Unpacking the spectacle of the Iowa caucuses

Caucus Cartoon

Andrew Henderson

Feb. 1 marked the somewhat concrete, semiofficial beginning of the 2016 election that had been underway since 2012, and the 2020 election is sure to take off in the coming months.

All eyes turned to Iowa on Monday as the caucuses took place. The Associated Press reported that Republican Texas senator Ted Cruz won with eight delegates and 27.6 percent of the vote. The Democratic caucus came in tighter as former Secretary of State Hillary Clinton came in with 23 delegates and 49.9 percent of the vote.

Vermont senator Bernie Sanders, Democrat, polled in with 21 delegates and 49.6 percent of the vote. Sanders called the results a “virtual tie” with Clinton in his speech Monday night.

Now if you haven’t heard anything about Iowa since 2012, it’s probably because the state’s boom in popularity and reporting coverage comes every four years in sync with approaching presidential elections.

First, what exactly is a caucus? Does it differ from a primary? Why is Iowa’s so early, and more to the point, why Iowa? One possible answer to the latter question is that at some point in our country’s history, we decided to pin a map of the United States on a wall, put on a blindfold, spin around a few times and then throw a dart to see where it landed.

Understanding the procedures and intricacies of the Iowa caucuses can be a bit hectic, and we’re not even the ones voting in it. To put into perspective what has recently happened in Iowa, let’s start with the question “What is a caucus?”

Give or take some technicalities, the Iowa caucuses are just like any other election, but instead of simple yeas or nays — raising a hand to vote for your eighth-grade class president — this election is separated into political parties and takes place across Iowa’s 1,681 precincts.

The caucuses are really the first step in a four-step process that will choose the state’s delegates to each political party’s national convention, at which time the presidential nominee is selected, according to The Guardian.

Think of the caucuses as if you were baking a cake. You have to start with ingredients to build a foundation that later becomes the cake. For comparison’s sake, we’ll say the caucuses are the cake mix; you still need to complete a few steps before you put the foundation in the oven and pull out a scrumptious presidential nominee.

When you add political parties, everything becomes a little more confusing. This is because Republicans and Democrats caucus differently, and only registered members to those two parties are able to participate.

According to CNN Politics, the Republican caucuses are a fairly straightforward process. Each of the campaigns has the opportunity to have a representative make one last pitch before a secret ballot is taken. Votes are then collected, tallied and sent off.

Caucusing for Democrats is a more complex process. Scott Lasley, political science professor, said instead of Democrats having a secret ballot they immediately divide you based on your preferred candidate.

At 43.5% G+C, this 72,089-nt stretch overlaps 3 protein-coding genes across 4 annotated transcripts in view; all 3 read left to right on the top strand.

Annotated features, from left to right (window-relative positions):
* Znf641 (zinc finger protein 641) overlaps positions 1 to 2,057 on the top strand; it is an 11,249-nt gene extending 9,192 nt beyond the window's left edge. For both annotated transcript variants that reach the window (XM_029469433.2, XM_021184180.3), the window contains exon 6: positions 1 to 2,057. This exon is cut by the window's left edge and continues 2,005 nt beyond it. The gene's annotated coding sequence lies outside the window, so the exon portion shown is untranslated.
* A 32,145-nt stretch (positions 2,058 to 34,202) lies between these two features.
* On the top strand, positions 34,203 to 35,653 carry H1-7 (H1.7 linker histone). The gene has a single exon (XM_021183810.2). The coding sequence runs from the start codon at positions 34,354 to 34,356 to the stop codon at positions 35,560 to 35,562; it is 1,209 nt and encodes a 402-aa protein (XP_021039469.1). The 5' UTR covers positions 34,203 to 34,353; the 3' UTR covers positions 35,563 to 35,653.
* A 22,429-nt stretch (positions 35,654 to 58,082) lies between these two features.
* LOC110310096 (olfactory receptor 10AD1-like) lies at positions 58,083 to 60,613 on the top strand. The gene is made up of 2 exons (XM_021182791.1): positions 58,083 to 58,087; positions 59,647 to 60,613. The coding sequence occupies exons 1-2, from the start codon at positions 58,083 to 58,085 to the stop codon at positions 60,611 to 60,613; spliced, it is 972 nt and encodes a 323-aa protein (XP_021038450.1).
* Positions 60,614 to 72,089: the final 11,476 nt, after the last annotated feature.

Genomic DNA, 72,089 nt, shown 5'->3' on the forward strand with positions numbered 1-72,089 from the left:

“The Hillary supporters went to the Hillary corner, the Bernie Sanders went to theirs, if there was an O’Malley supporter they went to theirs,” Lasley said.

Lasley said based on those results any candidate which does not meet a 15 percent threshold at that precinct is not considered viable and they must join another candidate, or persuade people to join them.

To look at the Democratic caucus in a different light, imagine if you were to walk into Starbucks at Downing Student Union and the barista immediately asks you for your order all the while assuming you’ve been keeping up with your preferred coffee’s foreign and domestic policies for the past six months.

Say you sided with Starbucks’ caramel macchiato because you agree with its stances on gun control and higher education reform. You would then go stand with other people who side with caramel macchiato.

However, if the number of people at your precinct who support caramel macchiato does not meet 15 percent then you either have to persuade others to side with Caramel Macchiato or go to another group, such as cinnamon dolce latte or white chocolate mocha.

It’s in this regard that Lasley finds the process for Democrats in particular as “very unique and interesting.”

Saundra Ardrey, associate professor and political science department head, said the Iowa caucuses are important simply because they’re first.

Otherwise, Ardrey said, other caucuses don’t receive that much attention because of the processes involved with them. Ardrey said many of the people who turn out to caucus are the extremes of both parties and not as many who are more middle of the road.

Ardrey also said Iowa is not a good barometer of what’s going to happen as far as the who’s nominated or who will win the general election.

“98 percent of the population [in Iowa] is white and is overwhelmingly evangelical,” Ardrey said. “Candidates are not going to have that situation as they approach other states and other primaries, so we have to be careful of these causes as well as these primaries because a lot of times they’re not indicative of the general population.”

Ardrey said the caucuses make for newspaper hype and giving candidates momentum as they move forward. Ardrey used senator Marco Rubio, a Republican from Florida, as an example. Rubio came in third in Iowa, but he was thought to have won because expectations for him were low.

Ardrey’s warning of being cautious about future caucuses and primaries comes with appropriate timing; they seem to be the only thing candidates and news anchors can talk about. In reality, they can be more superficial.

“A lot of folks say it’s just a beauty contest,” Ardrey said. 

The print version of this story had information which was missing. The full story has been updated in full online. The Herald regrets the error.